One day, while looking at, I don’t know, cables or something, I had a thought. The thought was that Father’s Day was coming up. So I said, “Later cables; I’m going to get my ROM on,” and then fingerboarded over to the computer games section. Which game caught my eye? The one with yellow X’s and O’s and arrows, and some burly football men. It was a coaching strategy game, the name of which I don’t remember, but it was something like, “You Be the Coach!” or “It’s Football Coaching Time,” or “Super Coach Super Bowl.” Football fan he was, my father would love this computer game. I knew it. So I used my pogs to buy it.

My father did not love the game. Why? Because he didn’t play computer games. How could I be so wrong? Because I was a child. But my father did love me, and so he appeared very excited about the gift and told me he loved it. Then he made brunch, challah French toast that was filled on the inside with a blueberry compote cream cheese that he made that morning. “Oh,” I thought, my dad likes to cook. Next time, I’ll get him a food-related gift. And that was the first thing I ever learned in my life.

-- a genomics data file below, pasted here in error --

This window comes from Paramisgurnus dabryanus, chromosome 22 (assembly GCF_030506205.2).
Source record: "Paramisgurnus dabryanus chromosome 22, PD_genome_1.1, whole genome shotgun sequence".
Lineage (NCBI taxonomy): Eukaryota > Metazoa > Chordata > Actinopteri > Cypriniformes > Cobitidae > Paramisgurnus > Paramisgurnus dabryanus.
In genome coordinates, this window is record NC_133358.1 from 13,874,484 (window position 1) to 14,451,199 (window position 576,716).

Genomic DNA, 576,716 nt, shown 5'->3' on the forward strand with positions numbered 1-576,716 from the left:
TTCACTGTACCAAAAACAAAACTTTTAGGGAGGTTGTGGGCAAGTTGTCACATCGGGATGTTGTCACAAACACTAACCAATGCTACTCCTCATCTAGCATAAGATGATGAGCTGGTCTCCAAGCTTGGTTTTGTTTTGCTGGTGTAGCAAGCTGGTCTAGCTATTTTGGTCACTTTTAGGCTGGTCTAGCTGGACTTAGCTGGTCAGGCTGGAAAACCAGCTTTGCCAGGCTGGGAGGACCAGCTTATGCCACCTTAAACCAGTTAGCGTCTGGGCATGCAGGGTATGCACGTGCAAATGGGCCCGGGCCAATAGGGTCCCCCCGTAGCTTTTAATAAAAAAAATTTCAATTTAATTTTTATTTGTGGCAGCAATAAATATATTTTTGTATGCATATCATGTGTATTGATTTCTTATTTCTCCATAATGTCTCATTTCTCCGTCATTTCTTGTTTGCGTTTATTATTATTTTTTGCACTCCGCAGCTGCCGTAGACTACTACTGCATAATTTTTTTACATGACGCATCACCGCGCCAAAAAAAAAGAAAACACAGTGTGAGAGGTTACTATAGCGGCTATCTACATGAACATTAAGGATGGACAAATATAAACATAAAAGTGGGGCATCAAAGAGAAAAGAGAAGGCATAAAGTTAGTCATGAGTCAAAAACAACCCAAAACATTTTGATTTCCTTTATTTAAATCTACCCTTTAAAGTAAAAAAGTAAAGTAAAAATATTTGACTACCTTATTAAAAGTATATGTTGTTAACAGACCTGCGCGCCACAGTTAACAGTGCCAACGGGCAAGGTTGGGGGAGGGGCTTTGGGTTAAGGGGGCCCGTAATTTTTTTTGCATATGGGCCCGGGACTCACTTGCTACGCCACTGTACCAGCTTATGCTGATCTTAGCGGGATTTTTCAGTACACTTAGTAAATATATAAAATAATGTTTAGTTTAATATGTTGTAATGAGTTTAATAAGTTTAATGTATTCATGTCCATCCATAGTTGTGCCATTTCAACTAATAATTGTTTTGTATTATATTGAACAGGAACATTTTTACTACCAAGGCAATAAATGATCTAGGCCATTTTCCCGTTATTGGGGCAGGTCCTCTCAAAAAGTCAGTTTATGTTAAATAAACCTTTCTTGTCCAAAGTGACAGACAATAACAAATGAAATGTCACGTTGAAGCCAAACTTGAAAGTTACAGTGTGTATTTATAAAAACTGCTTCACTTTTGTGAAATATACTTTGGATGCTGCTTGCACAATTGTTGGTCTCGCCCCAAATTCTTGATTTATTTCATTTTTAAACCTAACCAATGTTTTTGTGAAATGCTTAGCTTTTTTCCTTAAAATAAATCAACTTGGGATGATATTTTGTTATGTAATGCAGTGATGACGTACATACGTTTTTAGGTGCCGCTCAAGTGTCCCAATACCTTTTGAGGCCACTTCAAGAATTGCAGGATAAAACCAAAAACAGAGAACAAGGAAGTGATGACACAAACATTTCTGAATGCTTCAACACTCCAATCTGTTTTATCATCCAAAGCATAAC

Reader, if you happen to be a child, I encourage you to learn from my childhood faux pas. What might the father in your life want on his Day? To give you some ideas, we put together a Father’s Day Gift Guide. Here are some of the hits:

Late Night Snack Collection